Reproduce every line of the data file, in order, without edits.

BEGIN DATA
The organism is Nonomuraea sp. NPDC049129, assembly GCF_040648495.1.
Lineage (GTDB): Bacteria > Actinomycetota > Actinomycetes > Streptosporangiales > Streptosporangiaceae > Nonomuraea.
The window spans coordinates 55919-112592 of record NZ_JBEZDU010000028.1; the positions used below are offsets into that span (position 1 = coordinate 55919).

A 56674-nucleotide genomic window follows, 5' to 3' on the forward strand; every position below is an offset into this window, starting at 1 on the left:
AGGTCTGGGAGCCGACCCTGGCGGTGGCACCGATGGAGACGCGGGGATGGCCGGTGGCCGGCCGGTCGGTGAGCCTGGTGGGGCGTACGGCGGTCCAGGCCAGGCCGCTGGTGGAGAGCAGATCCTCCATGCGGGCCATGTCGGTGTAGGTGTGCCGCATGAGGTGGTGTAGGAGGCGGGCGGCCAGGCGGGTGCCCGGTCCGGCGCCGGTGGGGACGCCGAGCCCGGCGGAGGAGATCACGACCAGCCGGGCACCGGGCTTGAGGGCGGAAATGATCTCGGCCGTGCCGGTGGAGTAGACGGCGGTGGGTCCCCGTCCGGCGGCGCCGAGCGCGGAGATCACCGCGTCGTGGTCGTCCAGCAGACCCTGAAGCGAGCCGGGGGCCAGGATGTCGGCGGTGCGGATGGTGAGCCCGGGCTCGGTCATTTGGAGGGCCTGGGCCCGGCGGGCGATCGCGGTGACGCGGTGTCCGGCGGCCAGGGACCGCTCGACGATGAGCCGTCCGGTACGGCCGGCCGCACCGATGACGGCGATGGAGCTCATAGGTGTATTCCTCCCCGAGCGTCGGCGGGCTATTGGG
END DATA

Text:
The organism is Nonomuraea sp. NPDC049129, assembly GCF_040648495.1.
Lineage (GTDB): Bacteria > Actinomycetota > Actinomycetes > Streptosporangiales > Streptosporangiaceae > Nonomuraea.
The window spans coordinates 55919-112592 of record NZ_JBEZDU010000028.1; the positions used below are offsets into that span (position 1 = coordinate 55919).

A 56674-nucleotide genomic window follows, 5' to 3' on the forward strand; every position below is an offset into this window, starting at 1 on the left:
AGGTCTGGGAGCCGACCCTGGCGGTGGCACCGATGGAGACGCGGGGATGGCCGGTGGCCGGCCGGTCGGTGAGCCTGGTGGGGCGTACGGCGGTCCAGGCCAGGCCGCTGGTGGAGAGCAGATCCTCCATGCGGGCCATGTCGGTGTAGGTGTGCCGCATGAGGTGGTGTAGGAGGCGGGCGGCCAGGCGGGTGCCCGGTCCGGCGCCGGTGGGGACGCCGAGCCCGGCGGAGGAGATCACGACCAGCCGGGCACCGGGCTTGAGGGCGGAAATGATCTCGGCCGTGCCGGTGGAGTAGACGGCGGTGGGTCCCCGTCCGGCGGCGCCGAGCGCGGAGATCACCGCGTCGTGGTCGTCCAGCAGACCCTGAAGCGAGCCGGGGGCCAGGATGTCGGCGGTGCGGATGGTGAGCCCGGGCTCGGTCATTTGGAGGGCCTGGGCCCGGCGGGCGATCGCGGTGACGCGGTGTCCGGCGGCCAGGGACCGCTCGACGATGAGCCGTCCGGTACGGCCGGCCGCACCGATGACGGCGATGGAGCTCATAGGTGTATTCCTCCCCGAGCGTCGGCGGGCTATTGGG